(With thanks to my beta, Terri Derr)
(Words: 1,326. Date: 12 July, 2015)
Sod’s Law is an axiom ‘if something can go wrong, it will.’ Since the mid-twentieth century the term Murphy’s Law has been more common in the USA, but Sod’s Law is of much older origin and use.
“Nope, that doesn’t look good.”
Scott finished paying the liveryman and joined Johnny, who was propping up the frame on the open side of the double doorway. “What’s wrong?”
Johnny nodded across the street.
Katie and Emily had left the General Store and were approaching the milliner’s shop where they’d all agreed to meet up. The girls had driven into town to do some shopping, and as arranged, Scott and Johnny had left the roundup to join them for lunch at The Occidental. They had ridden in just as Emily and Katie arrived, so they took the horses and buggy to the livery stable while the ladies visited the first shops on their list.
“Are you worried Katie’s going to lead Emily astray?” Scott winked, but Johnny wasn’t funning.
“Look who’s coming the other way.”
Passing the telegraph office, two other young women strolled towards the milliner’s from the opposite direction. They sashayed along the boardwalk, dressed to be seen, as a Green River matriarch crossed the street to avoid them, and a delivery boy gawked.
“Oh no. That can’t happen. I’ve got to stop them.”
Johnny grabbed Scott’s arm. “Too late. If you go over there now you’re a dead man.”
He was right. All Scott could do was watch and hope like hell that Mary Lou Jessop and her companion walked right past Katie without more than a polite ‘good day’. For one exquisite moment he thought he was in luck, but then—
He slumped back against the closed door. “God has a very perverse sense of humour.”
“Sod’s law, brother.”
They waited: five, maybe ten minutes. The women had entered the shop within seconds of each other.
“They’ve been in there a long time. Katie and Emily will be wondering where we are.” One arm raised and bent against the door, Scott stared across the street. “Does Emily know Mary Lou?”
“She must have seen her around, but she won’t know Mary Lou is anything to you.”
“Does Emily know about you and…well, you know.”
“Well, I haven’t given her all the details, but yeah, she’s aware I socialised a little.”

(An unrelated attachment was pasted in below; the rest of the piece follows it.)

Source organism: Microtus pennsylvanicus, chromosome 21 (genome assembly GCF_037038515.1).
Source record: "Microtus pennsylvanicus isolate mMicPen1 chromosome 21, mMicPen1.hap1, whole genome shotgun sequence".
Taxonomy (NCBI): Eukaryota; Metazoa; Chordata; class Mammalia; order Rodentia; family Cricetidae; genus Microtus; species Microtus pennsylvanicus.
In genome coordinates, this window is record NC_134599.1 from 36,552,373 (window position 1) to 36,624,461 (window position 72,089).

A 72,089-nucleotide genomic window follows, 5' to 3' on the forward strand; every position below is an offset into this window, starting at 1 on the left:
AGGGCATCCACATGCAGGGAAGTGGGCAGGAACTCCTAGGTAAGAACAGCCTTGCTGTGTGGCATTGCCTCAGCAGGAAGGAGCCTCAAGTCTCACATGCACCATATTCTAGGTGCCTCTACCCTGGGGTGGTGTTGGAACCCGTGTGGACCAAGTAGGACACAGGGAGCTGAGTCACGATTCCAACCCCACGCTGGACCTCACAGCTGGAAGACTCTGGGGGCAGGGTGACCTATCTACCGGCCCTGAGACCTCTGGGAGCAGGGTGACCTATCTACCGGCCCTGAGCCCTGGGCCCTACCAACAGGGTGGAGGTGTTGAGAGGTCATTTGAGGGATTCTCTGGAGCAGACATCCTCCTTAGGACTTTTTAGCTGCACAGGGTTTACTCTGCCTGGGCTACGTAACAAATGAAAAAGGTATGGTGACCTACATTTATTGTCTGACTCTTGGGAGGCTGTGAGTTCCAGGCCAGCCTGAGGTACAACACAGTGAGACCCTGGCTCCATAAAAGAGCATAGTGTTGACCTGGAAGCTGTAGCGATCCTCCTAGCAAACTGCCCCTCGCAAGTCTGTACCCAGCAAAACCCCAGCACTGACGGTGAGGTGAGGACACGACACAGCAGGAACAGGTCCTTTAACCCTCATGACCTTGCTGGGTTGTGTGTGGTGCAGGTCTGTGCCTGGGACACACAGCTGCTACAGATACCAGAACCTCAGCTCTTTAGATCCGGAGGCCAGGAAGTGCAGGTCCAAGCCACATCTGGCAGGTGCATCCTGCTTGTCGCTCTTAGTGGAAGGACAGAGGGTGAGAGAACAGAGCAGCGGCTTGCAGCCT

Scott raised an eyebrow. “Just a little.”
Johnny grinned. “Emily’s a practical woman. What went on before we got together don’t count.”
Scott gritted his teeth and leaned his chin against a closed fist as his eyes tried to bore holes in the milliner’s shop door. He had no idea what Katie’s reaction would be.
“Katie’s not totally green. Maybe she’ll see things the same way.”
“I’d rather not find out, Johnny; at least not like this. Boston isn’t like California. Well-brought up young ladies don’t bump into…and if they ever did, the women in question would never dare introduce themselves or say anything.”
“Well, maybe Mary Lou won’t say anything. She probably doesn’t even know Katie’s your girl.”
Scott felt ill. Mary Lou knew all right. She’d cornered him earlier in the week when he’d come into Green River to collect the accounts for The Occidental. Now they’d bought the place to get Emily’s brother out of the hole he’d dug for himself, Scott was keeping a close eye on the finances. After only a few weeks, he’d decided they couldn’t sell it on fast enough for his liking. The restaurant was viable all right, but he and Johnny were ranchers; neither had the interest needed to deal with the dramas of an eating house.
Mary Lou had bumped into him as he was leaving. She had demanded to know why he hadn’t been calling into the bordello. “You used to come quite regular for a while, Scott, at least once a month—sometimes more often. I looked forward to your visits. Don’t you miss me?”